Employees get 50-75% of their relevant information directly from other people. All project management begins with knowledge; one of the most critical organizational assets—intellectual capital—is held captive in the minds of individuals. How to capture, share, retain and reuse this knowledge is the greatest challenge facing organizations today.
This interview with Benjamin Anyacho (LinkedIn Profile) and Bruce Moore (LinkedIn Profile) was recorded at the PMI® Global Conference 2019 in Philadelphia, Pennsylvania, USA. We discuss how to create/establish a robust knowledge-sharing environment intelligently, leveraging it for exponential growth, competitive advantage, and innovation.
Our discussion also looks at intelligent approaches to managing competencies, capabilities, and critical knowledge assets of the organization strategies for converting, capturing, sharing, as well as ways to retaining/reusing project knowledge to achieve innovative solutions, and value
What if you had to do your project in (near) half the time as previous projects, or be fired? What if your customer required you to do their project in (near) half the time to which you are accustomed or lose the business?
Hear about the techniques (that can be applied to almost any type of project) that helped to meet these challenges and got the products successfully to market in record time.
This interview with Douglas Knutzen was recorded at the inspirational Project Management Institute (PMI)® Global Conference 2018 in Los Angeles, California.
You'll hear about how to leverage scheduling, execution and team techniques to significantly increase speed on your projects, and (almost more importantly) how to lead project teams in high-pressure situations.
Successful projects result in change. However, this transformation usually happens when the original project team is already disbanding, leaving the process largely unmanaged and stakeholders ill-equipped to use the deliverables as they were intended, diminishing the expected project impact and benefits.
In this interview, we explore five strategies that project managers can easily incorporate into their project plans to put in place preventative and mitigation strategies that will lead to improved adoption of project results.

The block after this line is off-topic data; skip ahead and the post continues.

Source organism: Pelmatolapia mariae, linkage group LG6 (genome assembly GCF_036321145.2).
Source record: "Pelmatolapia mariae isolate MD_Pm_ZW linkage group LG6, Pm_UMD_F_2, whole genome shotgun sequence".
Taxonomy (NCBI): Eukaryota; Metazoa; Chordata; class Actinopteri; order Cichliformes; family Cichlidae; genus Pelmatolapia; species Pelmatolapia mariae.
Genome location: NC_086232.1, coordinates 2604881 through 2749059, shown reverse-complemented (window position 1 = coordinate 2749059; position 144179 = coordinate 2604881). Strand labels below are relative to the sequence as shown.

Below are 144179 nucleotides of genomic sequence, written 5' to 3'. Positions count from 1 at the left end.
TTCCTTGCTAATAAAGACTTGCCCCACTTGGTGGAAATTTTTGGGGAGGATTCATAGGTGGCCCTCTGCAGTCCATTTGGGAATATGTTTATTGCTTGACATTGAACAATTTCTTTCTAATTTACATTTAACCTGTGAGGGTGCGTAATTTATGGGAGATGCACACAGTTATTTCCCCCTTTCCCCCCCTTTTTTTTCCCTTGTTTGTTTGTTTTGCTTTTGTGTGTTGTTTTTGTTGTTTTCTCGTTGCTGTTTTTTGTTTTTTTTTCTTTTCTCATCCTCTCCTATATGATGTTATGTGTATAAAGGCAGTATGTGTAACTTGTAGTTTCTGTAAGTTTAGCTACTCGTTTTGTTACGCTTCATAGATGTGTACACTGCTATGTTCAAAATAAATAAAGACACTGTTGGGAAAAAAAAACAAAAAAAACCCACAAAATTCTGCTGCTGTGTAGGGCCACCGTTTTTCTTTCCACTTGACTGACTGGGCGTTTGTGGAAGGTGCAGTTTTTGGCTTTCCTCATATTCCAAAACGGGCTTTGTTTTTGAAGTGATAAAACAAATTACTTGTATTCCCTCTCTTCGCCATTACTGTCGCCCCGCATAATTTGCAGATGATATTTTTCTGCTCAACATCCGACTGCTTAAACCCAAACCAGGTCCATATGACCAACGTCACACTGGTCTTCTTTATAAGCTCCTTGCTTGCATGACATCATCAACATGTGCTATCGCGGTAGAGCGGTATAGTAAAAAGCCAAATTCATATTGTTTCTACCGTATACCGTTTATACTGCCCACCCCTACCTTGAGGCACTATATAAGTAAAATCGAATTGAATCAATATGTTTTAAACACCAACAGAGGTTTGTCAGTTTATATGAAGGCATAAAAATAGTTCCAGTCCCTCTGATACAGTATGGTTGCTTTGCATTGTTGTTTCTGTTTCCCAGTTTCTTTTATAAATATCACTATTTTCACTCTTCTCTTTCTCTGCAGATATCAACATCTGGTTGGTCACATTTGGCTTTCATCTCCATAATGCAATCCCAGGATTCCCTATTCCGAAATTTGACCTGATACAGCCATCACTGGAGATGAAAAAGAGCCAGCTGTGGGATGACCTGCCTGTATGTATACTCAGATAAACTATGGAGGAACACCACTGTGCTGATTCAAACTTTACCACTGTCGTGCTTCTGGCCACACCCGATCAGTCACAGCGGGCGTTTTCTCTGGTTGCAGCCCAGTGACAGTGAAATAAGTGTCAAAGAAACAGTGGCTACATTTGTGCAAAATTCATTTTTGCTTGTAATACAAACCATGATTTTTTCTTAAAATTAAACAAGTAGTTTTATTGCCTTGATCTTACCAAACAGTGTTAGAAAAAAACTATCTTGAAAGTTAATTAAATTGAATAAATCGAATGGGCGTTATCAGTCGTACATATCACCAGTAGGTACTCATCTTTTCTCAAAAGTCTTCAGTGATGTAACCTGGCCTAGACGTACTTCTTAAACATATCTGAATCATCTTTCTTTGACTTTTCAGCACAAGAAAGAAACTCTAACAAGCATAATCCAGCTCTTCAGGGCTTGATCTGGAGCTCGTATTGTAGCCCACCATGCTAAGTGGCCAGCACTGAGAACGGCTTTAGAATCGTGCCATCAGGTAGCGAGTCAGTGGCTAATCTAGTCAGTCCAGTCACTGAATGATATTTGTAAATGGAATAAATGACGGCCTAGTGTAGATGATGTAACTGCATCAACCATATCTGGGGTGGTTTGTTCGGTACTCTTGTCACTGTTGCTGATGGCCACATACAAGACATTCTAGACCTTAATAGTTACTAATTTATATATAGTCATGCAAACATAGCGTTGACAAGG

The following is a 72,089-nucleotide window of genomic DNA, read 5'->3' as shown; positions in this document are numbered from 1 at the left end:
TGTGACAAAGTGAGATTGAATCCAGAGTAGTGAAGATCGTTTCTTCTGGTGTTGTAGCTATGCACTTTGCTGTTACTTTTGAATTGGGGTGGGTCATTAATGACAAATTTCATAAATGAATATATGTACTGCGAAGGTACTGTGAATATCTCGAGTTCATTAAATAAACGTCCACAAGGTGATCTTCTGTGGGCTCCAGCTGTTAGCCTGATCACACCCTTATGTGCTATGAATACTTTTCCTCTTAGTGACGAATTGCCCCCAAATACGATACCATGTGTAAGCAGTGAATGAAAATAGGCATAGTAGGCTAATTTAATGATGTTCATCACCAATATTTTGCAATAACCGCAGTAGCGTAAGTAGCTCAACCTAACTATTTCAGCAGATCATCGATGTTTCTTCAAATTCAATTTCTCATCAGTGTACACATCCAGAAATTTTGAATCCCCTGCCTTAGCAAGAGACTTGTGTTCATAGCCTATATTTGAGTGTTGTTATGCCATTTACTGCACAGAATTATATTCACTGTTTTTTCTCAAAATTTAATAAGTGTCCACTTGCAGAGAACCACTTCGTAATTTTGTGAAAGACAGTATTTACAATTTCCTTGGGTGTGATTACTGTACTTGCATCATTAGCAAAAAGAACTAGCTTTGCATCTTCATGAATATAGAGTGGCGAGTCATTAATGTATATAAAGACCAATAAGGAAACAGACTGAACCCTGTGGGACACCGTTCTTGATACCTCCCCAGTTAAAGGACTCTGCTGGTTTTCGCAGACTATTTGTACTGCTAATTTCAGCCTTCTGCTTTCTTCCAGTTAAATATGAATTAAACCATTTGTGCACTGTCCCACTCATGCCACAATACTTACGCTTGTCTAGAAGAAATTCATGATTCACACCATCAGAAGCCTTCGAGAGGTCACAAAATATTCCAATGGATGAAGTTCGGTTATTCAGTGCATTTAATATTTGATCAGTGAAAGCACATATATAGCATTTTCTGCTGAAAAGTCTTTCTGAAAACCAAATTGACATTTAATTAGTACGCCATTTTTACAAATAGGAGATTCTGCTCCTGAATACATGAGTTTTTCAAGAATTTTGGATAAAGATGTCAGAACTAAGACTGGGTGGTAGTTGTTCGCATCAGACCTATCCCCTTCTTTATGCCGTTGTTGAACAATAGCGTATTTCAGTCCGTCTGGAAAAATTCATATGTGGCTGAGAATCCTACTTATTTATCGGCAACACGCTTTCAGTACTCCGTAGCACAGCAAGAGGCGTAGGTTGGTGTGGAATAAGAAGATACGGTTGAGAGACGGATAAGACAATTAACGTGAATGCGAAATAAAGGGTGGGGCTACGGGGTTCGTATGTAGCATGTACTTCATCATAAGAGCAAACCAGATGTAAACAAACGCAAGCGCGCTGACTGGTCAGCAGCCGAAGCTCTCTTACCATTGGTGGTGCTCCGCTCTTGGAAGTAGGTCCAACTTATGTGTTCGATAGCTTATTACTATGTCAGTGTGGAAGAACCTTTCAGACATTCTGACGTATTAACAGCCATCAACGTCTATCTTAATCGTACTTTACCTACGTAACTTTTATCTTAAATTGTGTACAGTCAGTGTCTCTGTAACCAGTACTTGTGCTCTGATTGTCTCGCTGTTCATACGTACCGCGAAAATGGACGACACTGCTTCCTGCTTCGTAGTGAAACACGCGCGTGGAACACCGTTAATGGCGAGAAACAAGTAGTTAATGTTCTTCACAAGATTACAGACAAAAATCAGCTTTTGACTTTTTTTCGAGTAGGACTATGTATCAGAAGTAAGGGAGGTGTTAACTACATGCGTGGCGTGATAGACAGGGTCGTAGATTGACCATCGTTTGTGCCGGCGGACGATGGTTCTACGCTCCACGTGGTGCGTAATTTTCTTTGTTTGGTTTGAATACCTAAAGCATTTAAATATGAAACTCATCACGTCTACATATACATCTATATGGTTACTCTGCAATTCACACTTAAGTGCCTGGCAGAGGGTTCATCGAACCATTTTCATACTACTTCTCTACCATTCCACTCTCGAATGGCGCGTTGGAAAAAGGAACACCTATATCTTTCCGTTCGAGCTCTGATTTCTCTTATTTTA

This interview with Eleonore Pieper (LinkedIn Profile) was recorded at the diverse Project Management Institute (PMI)® Global Conference 2018 in Los Angeles, California.
We look at a scalable model of five strategies for change and discuss how to modify plans with specific tasks in the areas of communication, training, organizational design, sponsorship and HR management to ensure successful post-project transformation.
As you study for the Project Management Professional (PMP)® exam or even during your practice as a PMP® credentials holder, you may end up questioning if a change request is required when a defect is found in a project. That seems like a complex question but has a very simple answer – Yes. You may be wondering if that still holds true if it is a minor fix? For something that would be a small quick repair? Something you are not even sure needs to be fixed or even impacts the project? How about if the defect repair would take less time than filling out the change request form? The answer is still…Yes.
How do we get to a yes, each time? Let’s take a look at a few definitions within A Guide to the Project Management Body of Knowledge (PMBOK® Guide) - Sixth Edition. First, as you probably know, it is the Perform Integrated Change Control process that governs everything concerning changes on a project. Per the PMBOK® Guide, “Perform Integrated Change Control is the process of reviewing all change requests; approving changes to deliverables, project documents, and the project management plan; and communicating the decisions.” (pg. 113).
What is a change request?
A change request is a formal proposal to make a change on the project, and per the PMBOK® Guide “may be a corrective action, a preventive action, or a defect repair” (pg. 93). Defect repair, in turn, is “an intentional activity to modify a nonconforming product or product component” (pg. 96). Lastly, depending on the policies and procedures of your organization, you may need to gain approval for change requests from a change control board (CCB) which is defined by the PMBOK® Guide “as a formally chartered group responsible for reviewing, evaluating, approving, deferring, or rejecting changes to the project and recording and communicating such decisions” (pg. 115).
Ideally, projects would be completed without any defect repairs being needed, but since that is fairly unrealistic, projects typically build in some time, funding, and resources to deal with repairs that are needed as the project progresses and at the end once final testing has been completed.
Let’s take a look at a practical example. You are leading a software development project. One of its deliverables is a web interface where users can fill out a form and submit it using the “Submit” button. According to the specifications, the "Submit" button should be green. A tester finds the button is red. Is this a bug, or using formal language, a defect? Yes. Should it be repaired? Likely yes. One may argue it depends. But for the sake of simplicity, let’s assume the color of the button is one of the acceptance criteria. If the deliverable is not accepted, the defect should be repaired.